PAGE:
“One of our engines is down, Sir!” a severe looking woman announced, running up to Pirate Guy. “We’ve been boarded.”
“Stark – ” Pirate Guy, who was apparently the boss around here, started, only to be cut off by said man.
“Way ahead of you,” Stark said, already halfway out the door. “I’ll have the debris cleared in no time.”
“Widow’s dealing with the Hulk, but needs back up,” Phil announced, listening closely to the comm. in his ear.
“Still no sightings of Barton,” the strict woman who appeared to be second in command here said, giving all of the agents on deck rapid fire orders in between.
“I’m going to go secure Loki,” Phil stated firmly before turning to Peter and giving him the sternest look that he’d ever seen on the man’s face. “Peter, stay here. Do anything anyone in uniform asks you to do and don’t hesitate.”
“Wait! But I can help you – ” Peter started, not eager to reveal his secret spider powers, but ready to.
“We’re not playing cops and robbers, kid,” Phil replied with just a hint of a smile on his face, a knowing smile.
With that, he left.
Okay, so Peter knew that he was supposed to stay put. He knew that it was a good idea to stay put and that it was frankly dangerous to go gallivanting around in what was essentially a war zone, but the moment Stern Woman was nearly taken out by a grenade less than twenty feet from him, he decided that fuck it all – he wasn’t any safer here than in any other part of this ship. Therefore, he might as well do something helpful.
So, while everyone else was distracted, he decided to head in the direction that Phil had rushed off in earlier. Simple enough, right?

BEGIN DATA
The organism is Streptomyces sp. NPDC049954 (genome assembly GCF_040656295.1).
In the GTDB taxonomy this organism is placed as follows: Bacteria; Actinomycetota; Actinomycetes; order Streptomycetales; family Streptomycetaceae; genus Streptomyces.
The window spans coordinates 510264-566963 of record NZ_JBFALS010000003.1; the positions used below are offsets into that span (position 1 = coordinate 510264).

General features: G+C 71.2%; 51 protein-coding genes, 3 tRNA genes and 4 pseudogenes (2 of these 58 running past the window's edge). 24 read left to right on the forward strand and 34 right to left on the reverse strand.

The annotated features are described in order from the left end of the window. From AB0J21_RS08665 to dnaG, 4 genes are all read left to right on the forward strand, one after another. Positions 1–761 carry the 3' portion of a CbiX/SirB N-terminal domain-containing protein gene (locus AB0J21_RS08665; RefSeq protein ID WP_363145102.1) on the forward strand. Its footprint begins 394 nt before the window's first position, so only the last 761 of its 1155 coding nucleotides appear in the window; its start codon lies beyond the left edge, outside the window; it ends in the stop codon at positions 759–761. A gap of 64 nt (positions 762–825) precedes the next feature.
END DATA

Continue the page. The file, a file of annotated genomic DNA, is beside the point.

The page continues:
Except the fact that this place was a freaking maze. Logically, he was aware that it couldn’t be that big, but it felt gigantic. He ducked off into a small side room which appeared to be some sort of office and unzipped his backpack, quickly grabbing his spider suit and pulling it on, before running back out into the hallway and hoping that no one tried to stop him. Thankfully, most people were either on the main deck or trying to repair the damage in other parts of the ship, and he was able to sprint by relatively unstopped.
Then, in one of the emptiest stretches of hallway that he’d seen so far, he heard Phil’s voice coming from one of the side rooms. Naturally, he went inside.
Which was, of course, when he saw a strange man with a spear preparing to impale Phil. Therefore, he did the most logical thing – he stuck the guy to the wall with his web. Only, a moment later the guy disappeared, leaving only a mass of web clinging to the smooth metal of the helicarrier. Peter only had a moment to register a hot slice of pain as a blade slid against his side from behind him before a large blast of light shot by him, missing him by mere inches, but, going by the sound, hitting his assailant dead on.
Phil rushed over to him, dropping the strange looking gun he had been wielding and catching Peter as he swayed on his feet, trying to ignore the pain radiating from his side – which, of course, would have been easier if Phil didn’t insist on promptly balling up his suit jacket and pressing it firmly to the injury.
“Ow!” Peter exclaimed, peeling off his mask, so that he could properly glare at Phil. “Are you trying to kill me?”
“You are just like Clint,” Phil replied, letting out a small, almost amused, huff. “Also, thanks to that stunt you just pulled, you better know that he’s going to kill both of us.”
“He doesn’t have to know?” Peter suggested sheepishly, smiling lopsidedly at Phil, but at the same time gritting his teeth against the pain.